d Students Programming Board will be hosting the fifth annual Trashion Fashion Show on April 23 at 6 p.m. in the Campus Village Quad to celebrate Earth Day.
According to Crystal Diaz, the director of programming affairs, the show will be split into two parts, the Trashion show and Fashion Show.
“The first part will be the Trashion Show, which will be the models showing off student-designer clothing made out of recyclable material,” she said.
Diaz said the only rule is 80 percent of the student-designed outfit must be made out of post-consumer material.
“Our rule of thumb is you can use it if it's an item people usually use once and throw away,” she said.
The second segment of the show will be the fashion show and according to Diaz this year a “Who Wore It Best” prize will be awarded to one model.
Victor Hernandez, who is on the programming board, said he handles all applications.
“I am the point person for the applicants," he said. "That means if they have any questions or concerns, they come to me and I tell them to the board. If there’s any information regarding the show that the models and designers need to know, I tell them.
According to Hernandez, there were 10 applications for designers and at least 20 for models.
Two of those designers include Natasha Kraljevski, a junior communication studies major, and Megan Lomazzi, a senior business marketing major.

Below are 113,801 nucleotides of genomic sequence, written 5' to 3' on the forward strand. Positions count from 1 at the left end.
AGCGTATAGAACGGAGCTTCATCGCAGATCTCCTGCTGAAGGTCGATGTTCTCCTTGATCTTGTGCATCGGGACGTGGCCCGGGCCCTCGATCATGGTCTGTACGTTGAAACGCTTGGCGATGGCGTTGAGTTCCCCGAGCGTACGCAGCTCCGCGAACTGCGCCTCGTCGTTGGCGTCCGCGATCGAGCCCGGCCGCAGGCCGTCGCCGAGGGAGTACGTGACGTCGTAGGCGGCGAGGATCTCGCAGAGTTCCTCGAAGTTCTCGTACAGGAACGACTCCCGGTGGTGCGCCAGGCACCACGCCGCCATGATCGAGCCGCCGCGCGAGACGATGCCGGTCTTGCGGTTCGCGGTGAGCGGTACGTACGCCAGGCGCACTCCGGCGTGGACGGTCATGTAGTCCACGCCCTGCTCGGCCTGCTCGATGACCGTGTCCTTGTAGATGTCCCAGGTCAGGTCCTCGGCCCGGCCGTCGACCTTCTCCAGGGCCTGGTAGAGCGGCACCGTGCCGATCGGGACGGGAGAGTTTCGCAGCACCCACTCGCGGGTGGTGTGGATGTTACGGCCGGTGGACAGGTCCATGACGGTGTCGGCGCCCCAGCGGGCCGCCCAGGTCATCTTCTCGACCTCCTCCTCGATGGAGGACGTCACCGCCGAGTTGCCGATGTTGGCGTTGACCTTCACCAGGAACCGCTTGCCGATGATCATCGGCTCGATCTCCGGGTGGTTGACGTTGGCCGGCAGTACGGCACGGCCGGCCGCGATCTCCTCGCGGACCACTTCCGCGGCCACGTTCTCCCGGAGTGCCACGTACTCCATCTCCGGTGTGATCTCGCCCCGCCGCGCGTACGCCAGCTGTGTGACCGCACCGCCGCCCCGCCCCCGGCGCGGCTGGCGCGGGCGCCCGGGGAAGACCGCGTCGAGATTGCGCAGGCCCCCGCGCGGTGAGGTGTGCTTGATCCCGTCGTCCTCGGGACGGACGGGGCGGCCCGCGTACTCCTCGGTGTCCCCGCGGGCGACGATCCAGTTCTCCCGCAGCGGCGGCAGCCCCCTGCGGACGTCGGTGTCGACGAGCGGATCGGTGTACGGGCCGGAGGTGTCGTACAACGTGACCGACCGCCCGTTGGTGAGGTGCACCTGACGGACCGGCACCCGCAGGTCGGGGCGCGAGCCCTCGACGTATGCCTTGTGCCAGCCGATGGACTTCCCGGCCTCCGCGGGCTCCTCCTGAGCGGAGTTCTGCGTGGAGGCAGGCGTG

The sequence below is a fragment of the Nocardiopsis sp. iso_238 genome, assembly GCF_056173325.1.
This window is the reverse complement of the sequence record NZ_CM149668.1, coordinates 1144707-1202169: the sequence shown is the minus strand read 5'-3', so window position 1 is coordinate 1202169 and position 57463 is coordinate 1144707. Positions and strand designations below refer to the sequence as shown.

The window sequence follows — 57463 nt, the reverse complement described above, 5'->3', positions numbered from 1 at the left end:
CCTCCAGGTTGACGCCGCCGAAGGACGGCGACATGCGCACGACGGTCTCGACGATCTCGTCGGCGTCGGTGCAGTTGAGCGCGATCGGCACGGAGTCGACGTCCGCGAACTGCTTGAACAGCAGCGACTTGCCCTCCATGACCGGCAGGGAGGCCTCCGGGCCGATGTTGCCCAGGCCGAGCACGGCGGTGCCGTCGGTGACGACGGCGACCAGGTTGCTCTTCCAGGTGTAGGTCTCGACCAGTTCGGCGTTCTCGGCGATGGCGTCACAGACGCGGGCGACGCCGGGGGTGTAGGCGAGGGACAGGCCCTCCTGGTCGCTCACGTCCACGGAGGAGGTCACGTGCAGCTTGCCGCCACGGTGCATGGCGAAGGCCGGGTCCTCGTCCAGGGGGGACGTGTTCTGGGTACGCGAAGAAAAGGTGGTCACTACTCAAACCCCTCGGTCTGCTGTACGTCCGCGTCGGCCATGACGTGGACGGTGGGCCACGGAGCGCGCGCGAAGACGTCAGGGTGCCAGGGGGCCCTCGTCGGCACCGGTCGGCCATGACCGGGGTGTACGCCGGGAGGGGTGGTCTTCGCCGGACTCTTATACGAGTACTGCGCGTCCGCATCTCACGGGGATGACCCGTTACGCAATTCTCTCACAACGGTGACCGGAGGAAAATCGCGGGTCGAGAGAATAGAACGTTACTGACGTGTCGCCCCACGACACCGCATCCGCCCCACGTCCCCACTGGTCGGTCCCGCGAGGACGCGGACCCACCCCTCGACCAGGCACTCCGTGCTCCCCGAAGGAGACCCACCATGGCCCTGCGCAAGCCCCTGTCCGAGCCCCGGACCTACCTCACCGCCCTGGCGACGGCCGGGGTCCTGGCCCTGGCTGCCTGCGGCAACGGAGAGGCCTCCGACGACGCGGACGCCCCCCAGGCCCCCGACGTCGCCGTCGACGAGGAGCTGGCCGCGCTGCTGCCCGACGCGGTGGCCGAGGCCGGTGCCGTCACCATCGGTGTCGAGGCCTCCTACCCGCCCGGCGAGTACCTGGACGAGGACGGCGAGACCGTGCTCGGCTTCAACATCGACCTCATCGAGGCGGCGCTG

Kraljevski, who is returning to the show for a second year, said she heard about it through a friend last year and has been looking forward to it since.
“Fashion design has always been what I wanted to do and it's cool that our school has an event like this that can help people explore their creative sides,” she said.
The dress Kraljevski is making for the show is inspired by the power behind androgyny and the female form.
She said she loves celebrating the female form as an assertion of power and the goal of her dress would be to merge the two concepts.
“I understand that sounds contradictory, but that’s the point of fashion,” Kraljevski said. “We are supposed to use contradictions to really show everything we feel right at that moment.”
Lomazzi is no stranger to the show either. Her first experience was two years ago as a model.
According to Lomazzi, cosmetology students pampered the models by doing their hair and makeup.
“I felt like a professional model,” she said. “I was able to model two outfits from Crossroads.”
Lomazzi said she has one outfit entered into this year's fashion show that was inspired from an episode of "America’s Next Top Model."
“At first, I wanted it to look identical but then I started playing around with different concepts and I’ve made it my own,” she said.
According to Paul Landon, the A.S. director of environmental affairs, there are four judges so far — a local designer, last year's winner, an employee from Crossroads as well as Black and Brown, which are thrift stores that buy and sell vintage and modern clothing.
During intermission and after the show, Music Mayhem winner Soulful Obsession will be performing, Diaz said.
“One of the prizes they (Soulful Obsession) won was to play at Trashion Fashion,” she said. “It’s the first time we’re having a live band perform not only during but after (the fashion show).”
According to Diaz the winner for the "Greenest Greek" competition — a six week competition between SJSU Greek houses to improve and maintain energy use, water consumption and waste generation — will also be announced during intermission.